• Making power explicit in this way can cause discomfort, particularly in organizations long accustomed to functioning with their original founder and a familial set of relationships. RAPID makes relationships more “professional,” and for some organizations, this is a difficult step to take.
 
  • Using RAPID means trading ambiguity for transparency. Some organizations’ leaders prefer to leave control of certain issues a little bit ambiguous. For example, what constitutes a strategic change that needs to go to the board, versus a tactical decision that is within the purview of the ED? In reality, of course, each decision requires some sort of judgment call. Someone must choose whether or not to move a decision into the RAPID process—even if he or she is not officially an “R!” But once RAPID is introduced, ambiguity is no longer an option.
 

Is this the right time and place for your organization to use RAPID?

Is your organization ready to use RAPID? To find out, you can ask yourself the following questions. But even if it turns out that RAPID is not the right choice for your organization at this time, the process of figuring that out—using the possibility of RAPID as a diagnostic—will likely add value by providing some clarity about how your organization functions.
 
  • Is there is a shared sense of frustration with decision-making across the organization? When people across an organization feel that decisions take too long or that the wrong people are involved, RAPID can be a useful tool. If this concern isn’t shared, introducing RAPID can generate more heat than light. Those who feel that decision-making is fine will not see why RAPID is relevant. And even those who see that there are some problems in the decision-making process, but also understand how things work, may see the process as scary and threatening, or even just a waste of time.
 
  • Is decision-making the real problem? If the leadership and management team are good, but frustrated with how decisions get made, then RAPID can likely help. But if the real problem is the organization’s leadership, or dissonance around values, or even lack of alignment on the mission, then RAPID will not help. It might also be the wrong time for RAPID if the organization is in flux.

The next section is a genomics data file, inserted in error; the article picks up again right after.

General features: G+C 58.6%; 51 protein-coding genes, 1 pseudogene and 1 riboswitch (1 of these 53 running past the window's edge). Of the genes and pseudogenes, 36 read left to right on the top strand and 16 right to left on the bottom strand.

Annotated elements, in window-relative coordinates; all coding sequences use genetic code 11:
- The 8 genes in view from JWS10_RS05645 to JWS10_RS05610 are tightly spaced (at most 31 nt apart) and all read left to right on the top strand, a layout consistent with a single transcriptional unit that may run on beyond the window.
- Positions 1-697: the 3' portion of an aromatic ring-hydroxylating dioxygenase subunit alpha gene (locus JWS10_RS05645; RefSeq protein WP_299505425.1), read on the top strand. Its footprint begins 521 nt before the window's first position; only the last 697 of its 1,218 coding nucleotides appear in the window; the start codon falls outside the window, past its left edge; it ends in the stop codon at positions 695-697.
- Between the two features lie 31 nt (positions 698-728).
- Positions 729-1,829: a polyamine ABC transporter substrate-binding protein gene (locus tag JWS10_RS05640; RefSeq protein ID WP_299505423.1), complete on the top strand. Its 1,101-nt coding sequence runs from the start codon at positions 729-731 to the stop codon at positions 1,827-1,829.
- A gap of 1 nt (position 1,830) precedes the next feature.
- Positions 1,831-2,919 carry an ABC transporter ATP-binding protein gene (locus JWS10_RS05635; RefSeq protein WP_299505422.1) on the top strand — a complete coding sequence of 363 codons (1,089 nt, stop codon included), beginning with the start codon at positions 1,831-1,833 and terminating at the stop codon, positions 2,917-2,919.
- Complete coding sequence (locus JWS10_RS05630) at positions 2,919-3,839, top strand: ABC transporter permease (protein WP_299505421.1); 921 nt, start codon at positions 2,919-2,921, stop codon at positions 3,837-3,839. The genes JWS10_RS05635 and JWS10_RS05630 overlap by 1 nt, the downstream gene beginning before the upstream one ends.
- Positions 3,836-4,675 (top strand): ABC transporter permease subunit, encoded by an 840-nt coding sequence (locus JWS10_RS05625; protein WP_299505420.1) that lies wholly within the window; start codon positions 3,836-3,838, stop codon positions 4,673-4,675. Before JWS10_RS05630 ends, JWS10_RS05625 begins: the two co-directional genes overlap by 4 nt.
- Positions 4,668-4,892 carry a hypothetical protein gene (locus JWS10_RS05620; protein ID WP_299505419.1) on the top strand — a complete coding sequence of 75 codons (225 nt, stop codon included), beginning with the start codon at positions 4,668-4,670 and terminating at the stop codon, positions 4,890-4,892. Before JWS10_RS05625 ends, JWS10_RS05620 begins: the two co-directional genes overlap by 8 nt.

• Are the organization’s leaders personally ready for RAPID? If the people in power are uncomfortable making that power explicit, they should not attempt RAPID, however difficult decision-making may be. RAPID in this context will only make things worse. Small, growing organizations need nurturing. Many function well with the original founder and a familial set of relationships.
 
  • Can you allow enough time to decide how to decide? Changing how decisions are made strikes at the heart of most organizations. It means making power explicit, which at best makes people nervous. It might mean empowering some people, and taking others out of the loop, if only for a particular decision. People whose roles are thrust into the spotlight often have strong points of view and feelings. Hearing these out, and working through to the right solution takes time. While the acronym RAPID captures a key benefit of the tool—the ability to make decisions more swiftly—it can also suggest to people that this is a process to be rushed. It is not.
 

Getting the most out of RAPID

What follows are some guidelines for getting the most out of RAPID, based on the experiences of organizations that have worked with the tool.